Qaumajuq Center Sets Tone for the Decolonization of Collections

The Visible Vault, Qaumajuk, the Inuit Art Centre at the Winnipeg Art Gallery.

The Visible Vault, Qaumajuk, the Inuit Art Centre at the Winnipeg Art Gallery.
The Visible Vault, Qaumajuk, the Inuit Art Centre at the Winnipeg Art Gallery.
The Winnipeg Art Gallery’s Newest Addition

The Winnipeg Art Gallery’s Newest Addition

Courtesy of the WAG.

Goota Ashoona (b. 1967, Kinngait). Tuniigusiia/The Gift, 2020. Verde Guatemala marble. Collection of the Winnipeg Art Gallery. Commissioned by The Manitoba Teachers’ Society on behalf of Manitoba’s public school teachers. 

The piece combines narrative imagery that tells the transformative story of the sea goddess Sedna—who became a mermaid when she defied her father’s orders to marry before she was ready…

 

A smooth, undulating white stone structure juts out into the street like an iceberg in downtown Winnipeg. Here, hundreds of miles south of the Canadian Arctic and Nunangat (the Canadian Inuit homeland territories), is the world’s largest collection of contemporary Inuit artworks. This postmodern iceberg is Qaumajuq, the Winnipeg Art Gallery’s newest addition: a 40,000 square foot museum-within-a-museum entirely dedicated to Inuit carvings, works on paper, textiles, new media, and educational initiatives.

Open to the public only since March of 2021, Qaumajuq continues the Winnipeg Art Gallery (WAG)’s decades-long legacy as a progressive and inclusive space for intercultural learning and gathering. Qaumajuq is an Inuktitut word meaning “it is bright, it is lit,” an apt term for the new initiative. It has already emerged as an international leader in decolonization practices thanks to its programming, design, exhibitions, and collections.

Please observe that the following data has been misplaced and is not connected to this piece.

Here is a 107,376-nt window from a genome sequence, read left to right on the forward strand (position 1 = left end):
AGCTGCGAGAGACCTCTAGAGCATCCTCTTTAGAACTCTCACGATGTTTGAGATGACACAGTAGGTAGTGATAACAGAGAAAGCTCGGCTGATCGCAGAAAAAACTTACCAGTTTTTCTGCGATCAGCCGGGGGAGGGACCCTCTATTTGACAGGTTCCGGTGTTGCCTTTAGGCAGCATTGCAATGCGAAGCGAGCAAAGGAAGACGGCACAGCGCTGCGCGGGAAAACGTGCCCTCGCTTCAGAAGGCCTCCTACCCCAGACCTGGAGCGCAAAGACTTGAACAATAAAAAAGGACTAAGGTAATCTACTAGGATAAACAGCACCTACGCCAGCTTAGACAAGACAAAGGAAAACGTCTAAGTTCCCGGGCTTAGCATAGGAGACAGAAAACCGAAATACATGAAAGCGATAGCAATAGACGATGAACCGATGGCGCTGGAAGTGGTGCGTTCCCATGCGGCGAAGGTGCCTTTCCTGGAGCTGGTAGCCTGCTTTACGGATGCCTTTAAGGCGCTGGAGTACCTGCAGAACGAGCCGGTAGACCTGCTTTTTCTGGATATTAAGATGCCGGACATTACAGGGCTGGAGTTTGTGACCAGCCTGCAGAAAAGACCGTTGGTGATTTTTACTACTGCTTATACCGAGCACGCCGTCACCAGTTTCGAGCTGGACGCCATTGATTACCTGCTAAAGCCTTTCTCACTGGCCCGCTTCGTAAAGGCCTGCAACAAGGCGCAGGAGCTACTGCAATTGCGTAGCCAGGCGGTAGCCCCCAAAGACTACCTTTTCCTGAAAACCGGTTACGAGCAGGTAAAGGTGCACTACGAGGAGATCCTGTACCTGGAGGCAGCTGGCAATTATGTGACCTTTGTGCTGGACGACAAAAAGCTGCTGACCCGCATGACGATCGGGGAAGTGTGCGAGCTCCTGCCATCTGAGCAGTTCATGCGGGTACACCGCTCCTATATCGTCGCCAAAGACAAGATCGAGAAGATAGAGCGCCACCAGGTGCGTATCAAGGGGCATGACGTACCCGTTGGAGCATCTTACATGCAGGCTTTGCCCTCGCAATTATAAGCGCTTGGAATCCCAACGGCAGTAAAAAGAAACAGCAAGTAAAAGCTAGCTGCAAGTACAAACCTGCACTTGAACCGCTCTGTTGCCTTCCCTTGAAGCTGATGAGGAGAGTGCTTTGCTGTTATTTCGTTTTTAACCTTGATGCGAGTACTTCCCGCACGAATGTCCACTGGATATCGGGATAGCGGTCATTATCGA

Qaumajuq’s architectural design is directly informed by a trip that architect Michael Maltzan, museum director and CEO Dr. Stephen Borys, curator of Inuit art Darlene Coward Wight, and several other team members took to Nunavut early in the center’s planning stages. It was important to everyone involved that Qaumajuq physically reflect the landscape of the communities whose work it houses. Its finished form, white granite, curved glass, and abundant light bring a glimpse of the open spaces and dramatic geography of some of Canada’s northernmost regions to downtown Winnipeg.

Transparency is perhaps the first word that comes to mind at Qaumajuq. The museum’s Visible Vault is a metaphor for its entire ethos. This central exhibition space is an undulating mass of glass, housing thousands of carvings around which the museum staff move in their daily work. Thanks to this vault, visitors are immediately met with the museum’s collection and inner workings right as they enter the space. The vault houses 4,500 stone carvings on multiple levels. And there are an additional 2,900 light-sensitive carvings made of more delicate organic materials below ground.

Lindsay Reid

Qaumajuk, the Inuit Art Centre at the Winnipeg Art Gallery, Michael Maltzan Architecture with Associate Cibinel Architecture.

Historically, many galleries and museums have treated Inuit art as a foreign curiosity. Yet, even in the 1950s and 1960s, the Winnipeg Art Gallery understood the need to operate differently as it began to collect and display the works of Inuit artists. The WAG has since been inviting artists from various Inuit communities to tell their own stories within its walls to a global audience.

Since 1961, WAG has featured 215 exhibitions and published fifty-two catalogues on Inuit art. Throughout curator of Inuit art Darlene Coward Wight’s thirty-five-year-long career at WAG, she has participated in ninety-five of these shows.

Part of what makes Wight and her colleague’s work notable is their emphasis on travel and direct communication with the artists whose works they feature. Wight believes that the museum has been so successful in bridging cultural gaps because of their ongoing efforts to maintain dialogue with northern communities and artists. WAG even facilitates classroom-to-classroom connectivity between Winnipeg and Inuit schools. And Wight is excited that, as broadband availability increases in the Arctic, the museum will be able to connect with even more artists, students, and communities in real-time.